Written by am on 09.03.2018 at 18:23.
More than 1.600 km lie between Helsinki, from where we started our journey through Finland, and the Norwegian border in Finnish Lapland. So much land, so many trees - but we never felt bored while looking out of the window.
Water and forests abound in Finland. A perfect combination to generate an army of mosquitoes. The bad reputation of the Finnish mosquitoes precedes them - whenever we talked to experienced Finland travelers before our departure, we were warned against the little bloodsuckers. Luckily, when we arrived in Finland in late September, we did not notice any of them. The more we were able to enjoy the seemingly endless country roads through colorful forests and hundreds of lakes.
The Finns and their addictions - an outside (and subjective) observation
On the ferry from Tallinn to Helsinki, we witnessed a Finnish phenomenon for the first, but by far not the last time. Slot machines. At gas stations and in some restaurant they may have a certain right to exist, but finding them in almost every supermarket across the country was totally unexpected. Whether old or young, man or woman, we repeatedly observed that after shopping the change was immediately gambled away in the slot machines located in the exit area of the supermarket. This (hopeless) investment seemed to us to be almost a popular sport, since we made the same observation in supermarkets from south to north.
In Tallinn, where we had a heavily drinking Finn as neighbor in the hostel, we obtained a first insight into the relationship of Finland's inhabitants to alcohol. He had come to Tallinn for one reason only: alcohol. In Finland, he explained to us, alcohol is terribly expensive. Hence, Finns regularly accept the three-hour ferry crossing from Helsinki to Tallinn to do their alcohol shopping in Estonia. Nevertheless, in Finland "Alko" shops are a dime a dozen. The Finnish state holds a monopoly on the sale of alcohol - only in these shops spirits with an alcohol content over 4.7%vol. may be sold. Weaker alcohol such as beer and cider can be found in grocery stores, gas stations and kiosks, but can be purchased only between 9am to 9pm.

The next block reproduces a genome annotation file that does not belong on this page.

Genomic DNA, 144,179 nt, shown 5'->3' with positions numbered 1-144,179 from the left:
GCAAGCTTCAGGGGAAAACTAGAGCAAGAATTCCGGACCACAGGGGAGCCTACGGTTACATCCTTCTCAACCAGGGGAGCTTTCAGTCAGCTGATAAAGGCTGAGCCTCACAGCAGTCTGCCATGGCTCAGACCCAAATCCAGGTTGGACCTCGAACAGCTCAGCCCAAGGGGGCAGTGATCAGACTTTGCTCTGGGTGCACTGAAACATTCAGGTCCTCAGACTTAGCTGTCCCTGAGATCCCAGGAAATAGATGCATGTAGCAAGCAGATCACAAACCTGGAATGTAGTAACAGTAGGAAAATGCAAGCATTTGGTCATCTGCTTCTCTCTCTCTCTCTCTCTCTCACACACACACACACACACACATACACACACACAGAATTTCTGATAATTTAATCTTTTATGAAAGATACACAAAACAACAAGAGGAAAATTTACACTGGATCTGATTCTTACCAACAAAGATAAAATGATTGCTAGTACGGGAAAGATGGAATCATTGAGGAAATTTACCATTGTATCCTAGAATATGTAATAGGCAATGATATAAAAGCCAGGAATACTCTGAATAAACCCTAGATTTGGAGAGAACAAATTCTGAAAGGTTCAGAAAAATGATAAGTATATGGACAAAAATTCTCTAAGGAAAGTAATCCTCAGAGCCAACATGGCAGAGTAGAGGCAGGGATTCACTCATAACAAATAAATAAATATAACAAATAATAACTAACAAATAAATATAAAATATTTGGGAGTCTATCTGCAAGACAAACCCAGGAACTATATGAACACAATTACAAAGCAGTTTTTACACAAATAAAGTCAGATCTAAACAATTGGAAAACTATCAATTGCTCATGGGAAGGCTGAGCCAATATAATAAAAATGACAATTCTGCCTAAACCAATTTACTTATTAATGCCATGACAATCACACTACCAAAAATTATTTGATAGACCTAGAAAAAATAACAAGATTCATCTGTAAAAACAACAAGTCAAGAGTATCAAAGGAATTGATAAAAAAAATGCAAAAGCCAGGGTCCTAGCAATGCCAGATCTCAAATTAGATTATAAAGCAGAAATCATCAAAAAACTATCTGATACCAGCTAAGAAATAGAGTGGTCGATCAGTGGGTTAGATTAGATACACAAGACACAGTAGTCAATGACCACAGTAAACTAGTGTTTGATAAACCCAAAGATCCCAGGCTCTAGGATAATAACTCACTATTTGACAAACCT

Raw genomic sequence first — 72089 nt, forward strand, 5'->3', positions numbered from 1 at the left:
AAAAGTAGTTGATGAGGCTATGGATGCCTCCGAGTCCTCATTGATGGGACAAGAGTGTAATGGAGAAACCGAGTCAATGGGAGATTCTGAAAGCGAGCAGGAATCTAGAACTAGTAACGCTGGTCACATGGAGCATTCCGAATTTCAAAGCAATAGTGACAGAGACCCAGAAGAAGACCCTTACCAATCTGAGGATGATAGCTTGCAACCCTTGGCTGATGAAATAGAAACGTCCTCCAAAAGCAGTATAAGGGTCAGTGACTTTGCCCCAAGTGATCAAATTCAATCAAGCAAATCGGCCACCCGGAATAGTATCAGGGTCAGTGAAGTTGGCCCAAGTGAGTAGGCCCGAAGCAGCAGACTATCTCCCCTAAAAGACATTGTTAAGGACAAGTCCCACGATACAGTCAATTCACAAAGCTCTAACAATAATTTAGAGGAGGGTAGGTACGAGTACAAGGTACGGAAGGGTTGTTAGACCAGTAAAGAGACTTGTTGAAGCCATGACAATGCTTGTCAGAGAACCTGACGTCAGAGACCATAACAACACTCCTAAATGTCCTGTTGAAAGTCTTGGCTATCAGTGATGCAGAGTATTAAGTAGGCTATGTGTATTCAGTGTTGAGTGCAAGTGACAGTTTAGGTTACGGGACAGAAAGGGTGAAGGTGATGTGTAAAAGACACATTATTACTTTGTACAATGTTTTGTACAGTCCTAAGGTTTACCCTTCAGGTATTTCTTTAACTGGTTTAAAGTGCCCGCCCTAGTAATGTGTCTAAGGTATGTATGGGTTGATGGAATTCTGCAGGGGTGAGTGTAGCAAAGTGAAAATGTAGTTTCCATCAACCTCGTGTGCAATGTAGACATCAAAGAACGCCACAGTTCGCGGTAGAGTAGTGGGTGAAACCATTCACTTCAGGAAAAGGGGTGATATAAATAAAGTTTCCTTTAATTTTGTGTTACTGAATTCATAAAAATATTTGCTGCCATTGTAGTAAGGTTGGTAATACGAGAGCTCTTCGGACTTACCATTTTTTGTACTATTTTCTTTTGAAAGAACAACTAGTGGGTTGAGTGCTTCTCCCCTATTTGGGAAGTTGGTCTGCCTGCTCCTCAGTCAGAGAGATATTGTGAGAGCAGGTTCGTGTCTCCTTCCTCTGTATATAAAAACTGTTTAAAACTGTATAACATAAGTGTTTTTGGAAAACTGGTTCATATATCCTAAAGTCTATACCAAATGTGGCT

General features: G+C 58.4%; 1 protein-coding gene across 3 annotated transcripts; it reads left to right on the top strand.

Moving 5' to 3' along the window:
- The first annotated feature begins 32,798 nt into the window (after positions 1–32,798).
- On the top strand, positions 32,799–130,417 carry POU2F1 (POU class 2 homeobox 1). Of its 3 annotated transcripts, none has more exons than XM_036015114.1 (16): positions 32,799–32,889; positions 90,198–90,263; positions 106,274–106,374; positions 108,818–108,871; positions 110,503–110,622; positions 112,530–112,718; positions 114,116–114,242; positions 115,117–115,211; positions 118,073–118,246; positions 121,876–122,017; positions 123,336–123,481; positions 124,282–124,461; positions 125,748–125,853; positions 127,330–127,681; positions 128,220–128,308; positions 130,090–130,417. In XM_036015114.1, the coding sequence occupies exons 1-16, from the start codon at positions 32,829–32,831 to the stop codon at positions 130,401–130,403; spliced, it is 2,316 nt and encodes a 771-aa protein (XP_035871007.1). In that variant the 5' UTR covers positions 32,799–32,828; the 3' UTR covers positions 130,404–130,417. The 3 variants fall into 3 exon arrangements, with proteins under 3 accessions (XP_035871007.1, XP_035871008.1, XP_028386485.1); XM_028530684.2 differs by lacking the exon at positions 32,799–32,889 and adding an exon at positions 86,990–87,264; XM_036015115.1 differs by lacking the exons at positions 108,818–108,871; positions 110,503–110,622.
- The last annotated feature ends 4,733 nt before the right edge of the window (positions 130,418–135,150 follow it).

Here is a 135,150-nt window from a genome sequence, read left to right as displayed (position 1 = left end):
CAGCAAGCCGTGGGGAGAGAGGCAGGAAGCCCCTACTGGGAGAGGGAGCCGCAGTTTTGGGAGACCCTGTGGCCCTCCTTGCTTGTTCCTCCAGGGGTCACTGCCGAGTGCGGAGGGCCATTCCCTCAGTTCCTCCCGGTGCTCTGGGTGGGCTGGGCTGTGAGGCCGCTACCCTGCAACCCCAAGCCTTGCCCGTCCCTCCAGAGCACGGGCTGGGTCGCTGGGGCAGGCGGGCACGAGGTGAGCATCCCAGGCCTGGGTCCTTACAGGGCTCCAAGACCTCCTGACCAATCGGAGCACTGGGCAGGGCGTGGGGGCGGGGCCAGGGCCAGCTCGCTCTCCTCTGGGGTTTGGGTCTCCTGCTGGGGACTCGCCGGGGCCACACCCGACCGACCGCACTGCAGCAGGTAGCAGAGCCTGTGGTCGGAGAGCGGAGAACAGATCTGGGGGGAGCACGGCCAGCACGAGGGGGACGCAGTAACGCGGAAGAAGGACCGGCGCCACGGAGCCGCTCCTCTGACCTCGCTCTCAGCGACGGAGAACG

The Finns are also addicted to another liquid. Finland is a country of coffee drinkers, with supposedly the world's highest consumption. Yes, "Kahvi" was omnipresent in Finland, but we were not very fond of the black gold from filter machines. Quite a setback, after we got so spoiled with fantastic coffee in the Baltic States.
Among sauna enthusiasts
The sauna is known to be an elementary part of the Finnish culture. Nevertheless, we must confess to our shame that we visited the country of the sauna world champions but have not only once sweat in a sauna. On the one hand, we have not actively sought to visit a sauna, on the other hand, when we had the only real opportunity, namely a free sauna at the campsite of Oulu, we let it pass unused.
A maze of lakes
After we had left Helsinki in a northeasterly direction, we soon arrived at the Finnish Lake District. The Lakeland is a blue labyrinth of lakes, islands, rivers and canals, interspersed with forests, stretching for hundreds of miles in a placid and staggeringly beautiful expanse.
We spent one night near the town of Lappeenranta on Lake Saimaa, the largest inland water in Finland and settlement area of the rare ringed seal of the same name. Unfortunately, we did neither spot the freshwater seal there nor in the lakes around Linnansaari National Park, which is located further north. Nevertheless, the waters of this national park were dotted with lush green islands and rocky islets and definitely worth a visit.
Holidays in a cabin by the lake - this is an essential part of Finnish life, and the Lake District is a popular destination for locals and strangers alike. Mailboxes on the roadside were a practical hint that the narrow, inconspicuous paths into the forest led to one of these cabins. In fact, finding a free camp spot in the wilderness was in Finland much more difficult than in Estonia, Latvia and Lithuania. Many times we had to turn due to the fact that a trail which we drove along led to a private property.
From the Lake District in the the southeast, we continued our journey to the North and were excited to cross the Arctic Circle to explore Lapland, the home of Santa Clause.